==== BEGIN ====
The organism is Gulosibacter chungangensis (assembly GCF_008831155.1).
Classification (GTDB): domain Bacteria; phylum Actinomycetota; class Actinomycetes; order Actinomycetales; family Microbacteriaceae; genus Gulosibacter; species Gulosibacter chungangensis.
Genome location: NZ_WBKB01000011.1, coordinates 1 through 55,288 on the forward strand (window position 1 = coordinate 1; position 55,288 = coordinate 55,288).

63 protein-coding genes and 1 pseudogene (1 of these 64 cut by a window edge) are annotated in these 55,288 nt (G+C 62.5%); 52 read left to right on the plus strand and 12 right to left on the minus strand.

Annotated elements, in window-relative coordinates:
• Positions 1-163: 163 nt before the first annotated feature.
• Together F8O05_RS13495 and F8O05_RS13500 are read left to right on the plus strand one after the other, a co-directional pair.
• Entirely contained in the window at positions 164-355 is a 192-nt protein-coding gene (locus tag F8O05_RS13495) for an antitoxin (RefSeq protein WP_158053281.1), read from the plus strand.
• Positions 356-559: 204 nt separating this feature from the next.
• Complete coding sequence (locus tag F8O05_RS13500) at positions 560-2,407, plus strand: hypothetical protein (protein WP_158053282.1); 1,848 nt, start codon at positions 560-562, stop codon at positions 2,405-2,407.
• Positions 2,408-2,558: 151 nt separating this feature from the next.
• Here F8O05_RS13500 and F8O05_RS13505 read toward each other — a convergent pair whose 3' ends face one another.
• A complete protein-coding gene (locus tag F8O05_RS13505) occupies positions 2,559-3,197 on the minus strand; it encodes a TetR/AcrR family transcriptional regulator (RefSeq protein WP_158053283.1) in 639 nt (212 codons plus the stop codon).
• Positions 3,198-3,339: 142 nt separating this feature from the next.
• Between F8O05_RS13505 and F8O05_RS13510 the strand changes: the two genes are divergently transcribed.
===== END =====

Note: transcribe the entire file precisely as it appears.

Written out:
The organism is Gulosibacter chungangensis (assembly GCF_008831155.1).
Classification (GTDB): domain Bacteria; phylum Actinomycetota; class Actinomycetes; order Actinomycetales; family Microbacteriaceae; genus Gulosibacter; species Gulosibacter chungangensis.
Genome location: NZ_WBKB01000011.1, coordinates 1 through 55,288 on the forward strand (window position 1 = coordinate 1; position 55,288 = coordinate 55,288).

63 protein-coding genes and 1 pseudogene (1 of these 64 cut by a window edge) are annotated in these 55,288 nt (G+C 62.5%); 52 read left to right on the plus strand and 12 right to left on the minus strand.

Annotated elements, in window-relative coordinates:
• Positions 1-163: 163 nt before the first annotated feature.
• Together F8O05_RS13495 and F8O05_RS13500 are read left to right on the plus strand one after the other, a co-directional pair.
• Entirely contained in the window at positions 164-355 is a 192-nt protein-coding gene (locus tag F8O05_RS13495) for an antitoxin (RefSeq protein WP_158053281.1), read from the plus strand.
• Positions 356-559: 204 nt separating this feature from the next.
• Complete coding sequence (locus tag F8O05_RS13500) at positions 560-2,407, plus strand: hypothetical protein (protein WP_158053282.1); 1,848 nt, start codon at positions 560-562, stop codon at positions 2,405-2,407.
• Positions 2,408-2,558: 151 nt separating this feature from the next.
• Here F8O05_RS13500 and F8O05_RS13505 read toward each other — a convergent pair whose 3' ends face one another.
• A complete protein-coding gene (locus tag F8O05_RS13505) occupies positions 2,559-3,197 on the minus strand; it encodes a TetR/AcrR family transcriptional regulator (RefSeq protein WP_158053283.1) in 639 nt (212 codons plus the stop codon).
• Positions 3,198-3,339: 142 nt separating this feature from the next.
• Between F8O05_RS13505 and F8O05_RS13510 the strand changes: the two genes are divergently transcribed.